Among the many odd things about standard varieties of English is the “s” at the end of “knocks” as in “She knocks on the door.”
If you were to change “she” to “I,” “you,” “we,” or “they,” the “s” would go away, and “knocks” would become “knock.” Why does third person singular tense get an "s" tacked on the end?
Frankly, the “s” at the end of “she knocks” or “he sings” or “it talks” isn’t doing any work. It may be considered grammatically correct, but it’s also redundant and unnecessary.
English Professor Anne Curzan often describes the history of English as "the history of endings falling off." This is clear in the history of verbs.
In Old English, you'll find that in all persons, both singular and plural, there were different endings for the verbs. If you've read Renaissance literature, you've likely seen some of the endings that were still hanging around: "she knoweth," "he hath," "thou sayest."
Those are remnants of the Old English endings of verbs falling off. Those endings are then replaced with "s” which never falls off in standard varieties of English. However, in many varieties of English, both in the United States and around the world, the "s" has fallen off, and that’s where we see things like “she knock,” "he sing,” and “it talk.”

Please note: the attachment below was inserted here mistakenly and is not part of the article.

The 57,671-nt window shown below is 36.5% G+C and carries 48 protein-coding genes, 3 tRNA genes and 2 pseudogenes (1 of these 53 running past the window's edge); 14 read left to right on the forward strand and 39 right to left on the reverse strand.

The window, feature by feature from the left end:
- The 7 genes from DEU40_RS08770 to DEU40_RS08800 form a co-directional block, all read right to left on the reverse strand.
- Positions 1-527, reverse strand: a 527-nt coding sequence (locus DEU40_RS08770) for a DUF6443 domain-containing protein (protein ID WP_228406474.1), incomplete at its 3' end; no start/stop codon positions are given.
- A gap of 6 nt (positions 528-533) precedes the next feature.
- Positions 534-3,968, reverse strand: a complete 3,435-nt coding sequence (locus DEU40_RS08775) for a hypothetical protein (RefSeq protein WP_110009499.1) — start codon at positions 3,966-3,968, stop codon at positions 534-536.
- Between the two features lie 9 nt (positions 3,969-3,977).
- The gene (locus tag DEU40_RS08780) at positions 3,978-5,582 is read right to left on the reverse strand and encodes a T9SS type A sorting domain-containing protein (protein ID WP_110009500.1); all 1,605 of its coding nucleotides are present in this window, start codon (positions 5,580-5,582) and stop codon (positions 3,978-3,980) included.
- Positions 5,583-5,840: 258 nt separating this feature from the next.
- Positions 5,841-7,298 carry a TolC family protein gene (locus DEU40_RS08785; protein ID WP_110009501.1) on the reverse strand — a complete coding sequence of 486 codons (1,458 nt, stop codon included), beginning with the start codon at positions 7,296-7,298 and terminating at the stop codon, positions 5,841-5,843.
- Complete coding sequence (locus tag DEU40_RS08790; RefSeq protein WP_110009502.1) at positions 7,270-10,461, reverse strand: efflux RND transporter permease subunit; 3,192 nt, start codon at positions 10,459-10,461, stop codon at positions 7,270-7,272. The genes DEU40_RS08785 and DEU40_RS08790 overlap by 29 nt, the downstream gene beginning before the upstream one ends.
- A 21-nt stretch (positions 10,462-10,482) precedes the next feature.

Somehow, the "s" at the end of third person singular present tense verbs has managed to hold on in standard English, even though leaving the “s” off is a much more regular and logical system. Curzan says that’s why we should be careful when people try to argue that standard varieties of English are somehow more logical than other varieties.
"Standard varieties are standard because they're the varieties that got institutionalized in schools and by printing presses. It's not that they're more logical," says Curzan. “In fact, you can sometimes find much more logical constructions in non-standard varieties than in standard varieties."
Be sure to check out this article by linguist Peter Trudgill for more oddities of standard English.